“Reassess current data governance practices [to] include machine data,” says Nicholas Colisto, vice president and CIO at Avery Dennison, a manufacturer and distributor of adhesive materials, apparel branding labels, and tags.
“From my experience, IoT governance is an immature area,” Colisto says. “In a previous company, I faced a situation where a business unit deployed an IoT system without seeking IT involvement, and simple operational tasks and tools to audit devices and apply firmware were not considered.”
Companies need to consider IoT data risks based on confidentiality, privacy, and retention requirements, Colisto says. “For example, if you are working with personal data, consider the issues that can arise from algorithmic bias or inability to comply with regulations such as GDPR [General Data Protection Regulation], which can lead to legal action and damage your company’s reputation,” he says.
Leverage IoT data for new revenue opportunities
Data generated from IoT can be valuable both inside and outside the company.
Chemical manufacturing company Texmark Chemicals launched an effort to modernize operations at its plant by deploying sensor-enabled pumps. Using technology from Hewlett Packard Enterprise and Aruba Networks, the company gathers operational data from pump sensors that measure temperature, pressure, vibrations, flow, and power. This data is analyzed to predict equipment failures before they happen.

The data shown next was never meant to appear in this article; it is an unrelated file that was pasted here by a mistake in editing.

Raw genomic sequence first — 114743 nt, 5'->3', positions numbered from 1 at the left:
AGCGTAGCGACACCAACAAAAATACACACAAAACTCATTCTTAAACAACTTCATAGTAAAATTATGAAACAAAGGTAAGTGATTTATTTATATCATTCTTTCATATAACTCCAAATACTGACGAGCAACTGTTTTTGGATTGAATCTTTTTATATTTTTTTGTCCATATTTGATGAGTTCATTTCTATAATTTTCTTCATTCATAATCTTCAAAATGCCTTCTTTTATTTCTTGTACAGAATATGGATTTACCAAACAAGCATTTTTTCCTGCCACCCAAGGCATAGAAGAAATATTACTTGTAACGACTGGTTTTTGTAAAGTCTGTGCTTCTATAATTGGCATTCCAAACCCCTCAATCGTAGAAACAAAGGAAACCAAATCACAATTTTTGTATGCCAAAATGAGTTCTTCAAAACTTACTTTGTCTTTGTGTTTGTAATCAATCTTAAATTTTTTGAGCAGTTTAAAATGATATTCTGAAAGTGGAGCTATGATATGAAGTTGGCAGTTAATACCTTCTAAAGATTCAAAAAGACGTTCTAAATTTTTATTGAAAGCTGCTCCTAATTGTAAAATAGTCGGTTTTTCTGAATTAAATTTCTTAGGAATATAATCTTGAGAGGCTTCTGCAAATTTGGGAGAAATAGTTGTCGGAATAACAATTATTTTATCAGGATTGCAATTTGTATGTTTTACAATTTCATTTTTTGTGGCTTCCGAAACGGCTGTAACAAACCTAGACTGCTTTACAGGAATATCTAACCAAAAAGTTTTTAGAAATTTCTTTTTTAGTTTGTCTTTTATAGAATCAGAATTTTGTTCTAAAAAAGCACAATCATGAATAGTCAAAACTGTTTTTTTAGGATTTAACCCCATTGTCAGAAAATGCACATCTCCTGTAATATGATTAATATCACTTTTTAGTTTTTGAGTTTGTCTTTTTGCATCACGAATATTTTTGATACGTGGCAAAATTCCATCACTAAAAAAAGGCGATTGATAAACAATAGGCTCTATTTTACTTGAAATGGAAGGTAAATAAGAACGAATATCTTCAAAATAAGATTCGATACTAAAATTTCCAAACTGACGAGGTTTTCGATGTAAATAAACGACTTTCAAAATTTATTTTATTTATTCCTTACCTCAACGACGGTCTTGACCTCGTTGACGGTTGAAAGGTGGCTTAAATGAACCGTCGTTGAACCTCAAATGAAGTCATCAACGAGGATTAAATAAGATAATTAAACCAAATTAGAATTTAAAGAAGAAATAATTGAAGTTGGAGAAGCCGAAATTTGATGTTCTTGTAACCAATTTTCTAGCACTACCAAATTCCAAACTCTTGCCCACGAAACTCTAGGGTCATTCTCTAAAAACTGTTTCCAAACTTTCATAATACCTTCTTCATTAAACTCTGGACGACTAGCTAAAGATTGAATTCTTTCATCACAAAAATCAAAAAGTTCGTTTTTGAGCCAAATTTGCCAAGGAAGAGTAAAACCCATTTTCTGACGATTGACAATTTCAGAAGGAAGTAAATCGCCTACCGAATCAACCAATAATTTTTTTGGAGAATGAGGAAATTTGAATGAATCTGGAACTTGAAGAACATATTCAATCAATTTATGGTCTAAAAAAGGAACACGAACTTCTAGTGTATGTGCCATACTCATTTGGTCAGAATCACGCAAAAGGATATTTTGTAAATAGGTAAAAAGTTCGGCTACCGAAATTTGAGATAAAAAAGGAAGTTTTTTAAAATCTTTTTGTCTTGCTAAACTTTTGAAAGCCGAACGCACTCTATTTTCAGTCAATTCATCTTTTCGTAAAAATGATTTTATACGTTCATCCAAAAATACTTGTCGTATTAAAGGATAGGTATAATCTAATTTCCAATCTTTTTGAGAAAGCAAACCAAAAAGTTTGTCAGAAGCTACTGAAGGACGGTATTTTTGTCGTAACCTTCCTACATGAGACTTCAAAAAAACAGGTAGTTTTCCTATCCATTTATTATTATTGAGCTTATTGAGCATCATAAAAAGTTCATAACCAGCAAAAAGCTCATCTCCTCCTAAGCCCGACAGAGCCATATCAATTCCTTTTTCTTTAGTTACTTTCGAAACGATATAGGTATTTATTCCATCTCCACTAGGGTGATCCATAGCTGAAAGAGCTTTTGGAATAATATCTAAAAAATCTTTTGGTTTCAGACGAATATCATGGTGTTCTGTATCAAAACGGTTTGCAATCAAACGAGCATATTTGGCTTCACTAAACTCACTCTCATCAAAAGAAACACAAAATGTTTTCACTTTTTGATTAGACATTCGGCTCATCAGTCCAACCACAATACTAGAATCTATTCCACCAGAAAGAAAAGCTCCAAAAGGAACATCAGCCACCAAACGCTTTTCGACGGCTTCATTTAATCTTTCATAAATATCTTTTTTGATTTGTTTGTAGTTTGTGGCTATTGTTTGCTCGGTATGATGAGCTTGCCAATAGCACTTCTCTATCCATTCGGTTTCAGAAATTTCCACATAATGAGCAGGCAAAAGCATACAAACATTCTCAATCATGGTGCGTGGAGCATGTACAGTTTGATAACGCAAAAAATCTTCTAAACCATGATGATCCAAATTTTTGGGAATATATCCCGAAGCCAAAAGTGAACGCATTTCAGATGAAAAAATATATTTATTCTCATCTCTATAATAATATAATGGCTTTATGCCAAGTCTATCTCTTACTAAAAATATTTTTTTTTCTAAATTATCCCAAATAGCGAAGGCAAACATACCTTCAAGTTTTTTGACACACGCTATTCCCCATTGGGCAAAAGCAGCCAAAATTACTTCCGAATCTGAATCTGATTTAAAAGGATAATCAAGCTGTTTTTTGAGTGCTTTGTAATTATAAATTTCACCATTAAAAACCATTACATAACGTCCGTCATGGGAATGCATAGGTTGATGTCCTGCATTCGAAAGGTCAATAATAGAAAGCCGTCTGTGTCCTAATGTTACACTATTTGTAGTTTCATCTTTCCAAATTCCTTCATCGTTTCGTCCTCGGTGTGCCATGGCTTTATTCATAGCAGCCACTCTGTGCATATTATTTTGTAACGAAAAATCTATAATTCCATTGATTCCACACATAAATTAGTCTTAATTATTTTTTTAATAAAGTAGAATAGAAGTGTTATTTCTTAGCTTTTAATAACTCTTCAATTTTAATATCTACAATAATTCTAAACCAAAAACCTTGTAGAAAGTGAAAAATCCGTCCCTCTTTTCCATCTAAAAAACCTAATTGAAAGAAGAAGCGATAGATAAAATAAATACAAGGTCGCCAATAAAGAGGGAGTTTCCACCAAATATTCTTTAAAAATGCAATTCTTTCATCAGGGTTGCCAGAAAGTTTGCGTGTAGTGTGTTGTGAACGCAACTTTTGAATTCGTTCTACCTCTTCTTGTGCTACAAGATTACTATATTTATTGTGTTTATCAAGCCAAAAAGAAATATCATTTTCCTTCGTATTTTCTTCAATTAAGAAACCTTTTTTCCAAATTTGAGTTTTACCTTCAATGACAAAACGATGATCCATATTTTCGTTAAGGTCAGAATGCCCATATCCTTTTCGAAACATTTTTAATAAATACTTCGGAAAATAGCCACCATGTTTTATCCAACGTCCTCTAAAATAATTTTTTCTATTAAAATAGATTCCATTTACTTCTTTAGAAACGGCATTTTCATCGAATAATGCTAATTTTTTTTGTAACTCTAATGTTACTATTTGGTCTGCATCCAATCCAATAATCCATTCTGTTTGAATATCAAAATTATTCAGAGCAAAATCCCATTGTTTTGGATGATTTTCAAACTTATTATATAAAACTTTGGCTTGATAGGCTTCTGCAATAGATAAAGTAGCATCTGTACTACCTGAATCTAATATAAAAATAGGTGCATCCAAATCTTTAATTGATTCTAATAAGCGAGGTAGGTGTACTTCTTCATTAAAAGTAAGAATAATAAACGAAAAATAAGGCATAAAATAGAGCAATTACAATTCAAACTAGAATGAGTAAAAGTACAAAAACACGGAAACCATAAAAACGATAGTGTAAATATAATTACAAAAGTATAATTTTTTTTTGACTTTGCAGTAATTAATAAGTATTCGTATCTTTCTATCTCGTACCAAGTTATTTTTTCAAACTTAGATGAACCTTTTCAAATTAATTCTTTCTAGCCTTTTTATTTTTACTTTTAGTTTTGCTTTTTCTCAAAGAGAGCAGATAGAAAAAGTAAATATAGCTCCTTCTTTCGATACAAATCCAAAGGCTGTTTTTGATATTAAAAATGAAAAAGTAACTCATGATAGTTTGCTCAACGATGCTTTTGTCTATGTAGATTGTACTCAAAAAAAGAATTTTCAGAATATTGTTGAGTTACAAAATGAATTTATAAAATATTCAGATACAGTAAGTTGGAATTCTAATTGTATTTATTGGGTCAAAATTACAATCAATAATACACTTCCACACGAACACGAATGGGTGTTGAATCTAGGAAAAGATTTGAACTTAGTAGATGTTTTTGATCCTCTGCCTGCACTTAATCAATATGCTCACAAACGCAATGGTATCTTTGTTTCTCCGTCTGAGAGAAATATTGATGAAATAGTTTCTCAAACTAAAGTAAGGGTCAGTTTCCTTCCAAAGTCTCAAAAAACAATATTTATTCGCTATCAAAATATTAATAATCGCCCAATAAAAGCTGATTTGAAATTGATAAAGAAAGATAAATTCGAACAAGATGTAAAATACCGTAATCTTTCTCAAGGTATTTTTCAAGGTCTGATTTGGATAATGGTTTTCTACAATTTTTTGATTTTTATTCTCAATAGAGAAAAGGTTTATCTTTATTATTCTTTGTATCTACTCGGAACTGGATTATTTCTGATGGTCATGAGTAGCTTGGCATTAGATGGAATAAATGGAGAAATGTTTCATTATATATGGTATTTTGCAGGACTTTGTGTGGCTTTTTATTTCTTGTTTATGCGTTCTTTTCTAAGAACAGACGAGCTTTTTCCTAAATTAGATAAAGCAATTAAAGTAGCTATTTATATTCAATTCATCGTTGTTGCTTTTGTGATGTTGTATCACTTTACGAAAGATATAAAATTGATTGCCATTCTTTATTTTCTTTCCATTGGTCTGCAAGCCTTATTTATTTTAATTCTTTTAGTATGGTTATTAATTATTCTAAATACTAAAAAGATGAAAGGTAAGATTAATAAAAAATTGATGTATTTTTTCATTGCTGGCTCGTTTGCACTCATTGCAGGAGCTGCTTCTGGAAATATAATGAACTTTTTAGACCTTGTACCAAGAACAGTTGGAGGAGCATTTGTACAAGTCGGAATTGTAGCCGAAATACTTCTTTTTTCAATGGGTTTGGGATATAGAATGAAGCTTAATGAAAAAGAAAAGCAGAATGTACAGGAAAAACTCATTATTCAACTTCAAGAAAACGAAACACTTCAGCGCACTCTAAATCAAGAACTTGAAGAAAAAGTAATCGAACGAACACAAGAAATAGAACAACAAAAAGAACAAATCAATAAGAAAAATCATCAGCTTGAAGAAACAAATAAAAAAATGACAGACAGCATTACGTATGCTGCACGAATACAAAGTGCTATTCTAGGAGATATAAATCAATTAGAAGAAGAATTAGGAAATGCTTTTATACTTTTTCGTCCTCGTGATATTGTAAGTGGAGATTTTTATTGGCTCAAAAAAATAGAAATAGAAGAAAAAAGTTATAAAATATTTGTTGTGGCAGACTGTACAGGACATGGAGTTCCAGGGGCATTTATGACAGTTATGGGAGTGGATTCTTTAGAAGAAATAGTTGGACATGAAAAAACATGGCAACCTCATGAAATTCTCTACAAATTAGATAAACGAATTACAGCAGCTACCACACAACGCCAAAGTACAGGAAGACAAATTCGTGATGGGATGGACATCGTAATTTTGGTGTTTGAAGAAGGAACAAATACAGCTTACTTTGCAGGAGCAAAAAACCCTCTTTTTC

Through a “workshopping” process, Texmark realized that having sensor-enabled equipment not only helps the company monitor its assets and processes, but has opened the possibility to new business models, says Doug Smith, CEO.
The use of IoT becomes an additional selling factor prior to contract negotiations, Smith says. “Clients are beginning to realize the value of having access to data coming off contractor assets,” such as industrial pumps, he says. Clients then ask Texmark to add sensors to their pumps and provide them with the data.
“In essence, we are developing a library of historic performance attributes that can be catalogued and shared with other companies using similar equipment,” Smith says. “When deploying machine learning analytical models, the more data acquired, the greater the accuracy in the analytical prediction.”
By sharing IoT data with pump manufacturers or fellow suppliers, “we could prove the new business model, as long as the documentation is clear and precise,” Smith says. “Meanwhile, customers are impressed we have deployed instrumentation and software analytics to capture, analyze, and report on such data — allowing for more cost-effective decisions.”
This new data-as-a-service offering enabled by IoT can distinguish Texmark from competitors, Smith says, and creates a stronger bond with customers while empowering employees to achieve more from their work.